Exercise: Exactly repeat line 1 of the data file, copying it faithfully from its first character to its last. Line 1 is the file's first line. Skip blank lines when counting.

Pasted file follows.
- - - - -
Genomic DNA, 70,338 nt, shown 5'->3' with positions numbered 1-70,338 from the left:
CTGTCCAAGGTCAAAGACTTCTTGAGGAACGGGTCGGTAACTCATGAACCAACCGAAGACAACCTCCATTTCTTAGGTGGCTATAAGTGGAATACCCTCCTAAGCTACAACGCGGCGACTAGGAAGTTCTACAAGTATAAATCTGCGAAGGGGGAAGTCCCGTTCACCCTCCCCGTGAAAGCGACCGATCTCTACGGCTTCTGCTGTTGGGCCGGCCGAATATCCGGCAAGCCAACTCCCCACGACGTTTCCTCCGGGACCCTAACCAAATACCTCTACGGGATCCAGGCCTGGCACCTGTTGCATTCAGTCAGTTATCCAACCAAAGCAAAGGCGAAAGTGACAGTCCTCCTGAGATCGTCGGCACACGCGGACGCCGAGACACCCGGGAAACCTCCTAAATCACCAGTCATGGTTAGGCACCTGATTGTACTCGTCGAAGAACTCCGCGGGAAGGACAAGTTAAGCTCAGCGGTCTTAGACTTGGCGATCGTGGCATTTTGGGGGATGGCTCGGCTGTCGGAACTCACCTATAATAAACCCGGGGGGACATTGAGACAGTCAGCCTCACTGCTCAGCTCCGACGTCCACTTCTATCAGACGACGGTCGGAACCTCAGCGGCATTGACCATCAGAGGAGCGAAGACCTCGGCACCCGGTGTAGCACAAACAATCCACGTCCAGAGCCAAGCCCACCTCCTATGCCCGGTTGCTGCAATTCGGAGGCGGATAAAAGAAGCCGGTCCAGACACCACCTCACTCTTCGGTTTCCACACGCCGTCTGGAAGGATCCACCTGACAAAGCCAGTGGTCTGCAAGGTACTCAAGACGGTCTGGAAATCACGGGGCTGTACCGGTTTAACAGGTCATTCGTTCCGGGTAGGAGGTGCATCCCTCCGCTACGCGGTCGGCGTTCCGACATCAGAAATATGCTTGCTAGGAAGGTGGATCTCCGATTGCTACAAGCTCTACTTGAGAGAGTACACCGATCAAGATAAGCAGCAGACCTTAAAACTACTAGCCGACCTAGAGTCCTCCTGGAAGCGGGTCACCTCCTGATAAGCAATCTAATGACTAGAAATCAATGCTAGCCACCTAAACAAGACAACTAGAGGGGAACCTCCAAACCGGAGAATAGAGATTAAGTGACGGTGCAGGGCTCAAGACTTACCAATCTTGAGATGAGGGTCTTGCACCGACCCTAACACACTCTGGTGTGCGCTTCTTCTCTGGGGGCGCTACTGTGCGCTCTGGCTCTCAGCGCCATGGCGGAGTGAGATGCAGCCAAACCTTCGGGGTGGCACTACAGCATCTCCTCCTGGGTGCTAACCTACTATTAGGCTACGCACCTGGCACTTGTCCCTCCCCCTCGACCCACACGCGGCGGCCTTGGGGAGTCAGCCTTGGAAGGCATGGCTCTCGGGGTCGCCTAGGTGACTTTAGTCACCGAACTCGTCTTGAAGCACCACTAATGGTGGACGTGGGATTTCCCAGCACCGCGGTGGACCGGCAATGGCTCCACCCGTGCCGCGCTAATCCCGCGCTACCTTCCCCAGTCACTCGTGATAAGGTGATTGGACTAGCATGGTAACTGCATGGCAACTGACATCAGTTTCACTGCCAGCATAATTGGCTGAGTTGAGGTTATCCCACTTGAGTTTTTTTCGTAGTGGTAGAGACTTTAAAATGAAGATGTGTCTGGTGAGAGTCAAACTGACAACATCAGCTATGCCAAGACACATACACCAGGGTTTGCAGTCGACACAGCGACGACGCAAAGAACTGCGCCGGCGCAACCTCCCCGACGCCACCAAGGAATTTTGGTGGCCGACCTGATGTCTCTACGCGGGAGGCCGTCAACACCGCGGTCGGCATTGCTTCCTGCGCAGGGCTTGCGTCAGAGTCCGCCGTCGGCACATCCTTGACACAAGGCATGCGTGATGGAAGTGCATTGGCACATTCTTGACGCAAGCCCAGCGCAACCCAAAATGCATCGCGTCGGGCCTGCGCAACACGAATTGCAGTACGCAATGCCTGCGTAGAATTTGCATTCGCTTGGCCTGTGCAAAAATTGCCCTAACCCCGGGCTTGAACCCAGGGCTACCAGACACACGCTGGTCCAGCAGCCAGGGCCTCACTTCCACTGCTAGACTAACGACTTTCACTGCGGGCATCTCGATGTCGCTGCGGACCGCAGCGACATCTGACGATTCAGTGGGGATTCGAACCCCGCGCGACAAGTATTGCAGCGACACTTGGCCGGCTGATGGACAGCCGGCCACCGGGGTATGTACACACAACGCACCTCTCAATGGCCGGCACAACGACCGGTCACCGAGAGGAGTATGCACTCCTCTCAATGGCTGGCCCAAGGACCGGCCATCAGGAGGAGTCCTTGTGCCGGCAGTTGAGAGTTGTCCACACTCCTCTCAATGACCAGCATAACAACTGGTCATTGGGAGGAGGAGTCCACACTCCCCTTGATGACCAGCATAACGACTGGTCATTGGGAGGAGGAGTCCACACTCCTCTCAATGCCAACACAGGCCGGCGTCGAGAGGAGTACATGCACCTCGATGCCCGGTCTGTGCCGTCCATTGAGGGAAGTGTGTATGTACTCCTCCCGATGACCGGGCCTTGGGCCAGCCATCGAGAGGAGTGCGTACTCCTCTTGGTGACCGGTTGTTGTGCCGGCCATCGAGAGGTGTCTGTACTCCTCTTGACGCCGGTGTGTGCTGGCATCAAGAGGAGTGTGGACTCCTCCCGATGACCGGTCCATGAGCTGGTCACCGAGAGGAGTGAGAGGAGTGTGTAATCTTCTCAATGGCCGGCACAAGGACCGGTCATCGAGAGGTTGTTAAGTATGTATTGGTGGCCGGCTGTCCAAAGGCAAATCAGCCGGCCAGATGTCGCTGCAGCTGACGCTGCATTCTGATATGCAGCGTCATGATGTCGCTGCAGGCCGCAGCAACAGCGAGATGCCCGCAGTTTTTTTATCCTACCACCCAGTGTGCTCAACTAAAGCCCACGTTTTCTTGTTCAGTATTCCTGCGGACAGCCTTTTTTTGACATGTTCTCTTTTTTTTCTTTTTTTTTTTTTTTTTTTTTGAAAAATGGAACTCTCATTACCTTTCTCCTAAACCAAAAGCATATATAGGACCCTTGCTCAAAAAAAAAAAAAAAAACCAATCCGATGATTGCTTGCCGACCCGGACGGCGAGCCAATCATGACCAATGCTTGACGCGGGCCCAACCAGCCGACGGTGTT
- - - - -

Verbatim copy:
Genomic DNA, 70,338 nt, shown 5'->3' with positions numbered 1-70,338 from the left: